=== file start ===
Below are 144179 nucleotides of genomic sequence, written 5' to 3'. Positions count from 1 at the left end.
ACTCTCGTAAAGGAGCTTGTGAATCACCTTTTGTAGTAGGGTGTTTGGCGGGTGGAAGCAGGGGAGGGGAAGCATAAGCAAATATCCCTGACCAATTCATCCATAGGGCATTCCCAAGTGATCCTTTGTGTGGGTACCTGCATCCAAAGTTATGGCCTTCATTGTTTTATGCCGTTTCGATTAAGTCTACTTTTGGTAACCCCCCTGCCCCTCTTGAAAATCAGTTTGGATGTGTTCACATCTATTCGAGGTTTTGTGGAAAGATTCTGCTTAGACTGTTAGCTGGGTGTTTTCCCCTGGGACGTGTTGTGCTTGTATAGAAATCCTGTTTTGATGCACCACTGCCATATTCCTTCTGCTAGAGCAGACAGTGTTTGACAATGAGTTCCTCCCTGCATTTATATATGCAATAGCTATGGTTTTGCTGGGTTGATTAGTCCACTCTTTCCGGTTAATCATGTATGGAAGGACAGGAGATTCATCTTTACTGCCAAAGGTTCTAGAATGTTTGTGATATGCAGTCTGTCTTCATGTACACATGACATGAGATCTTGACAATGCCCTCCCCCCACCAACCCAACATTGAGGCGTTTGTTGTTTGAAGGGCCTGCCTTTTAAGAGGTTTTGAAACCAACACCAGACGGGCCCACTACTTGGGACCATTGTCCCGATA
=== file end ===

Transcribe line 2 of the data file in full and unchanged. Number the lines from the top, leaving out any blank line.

ACTCTCGTAAAGGAGCTTGTGAATCACCTTTTGTAGTAGGGTGTTTGGCGGGTGGAAGCAGGGGAGGGGAAGCATAAGCAAATATCCCTGACCAATTCATCCATAGGGCATTCCCAAGTGATCCTTTGTGTGGGTACCTGCATCCAAAGTTATGGCCTTCATTGTTTTATGCCGTTTCGATTAAGTCTACTTTTGGTAACCCCCCTGCCCCTCTTGAAAATCAGTTTGGATGTGTTCACATCTATTCGAGGTTTTGTGGAAAGATTCTGCTTAGACTGTTAGCTGGGTGTTTTCCCCTGGGACGTGTTGTGCTTGTATAGAAATCCTGTTTTGATGCACCACTGCCATATTCCTTCTGCTAGAGCAGACAGTGTTTGACAATGAGTTCCTCCCTGCATTTATATATGCAATAGCTATGGTTTTGCTGGGTTGATTAGTCCACTCTTTCCGGTTAATCATGTATGGAAGGACAGGAGATTCATCTTTACTGCCAAAGGTTCTAGAATGTTTGTGATATGCAGTCTGTCTTCATGTACACATGACATGAGATCTTGACAATGCCCTCCCCCCACCAACCCAACATTGAGGCGTTTGTTGTTTGAAGGGCCTGCCTTTTAAGAGGTTTTGAAACCAACACCAGACGGGCCCACTACTTGGGACCATTGTCCCGATA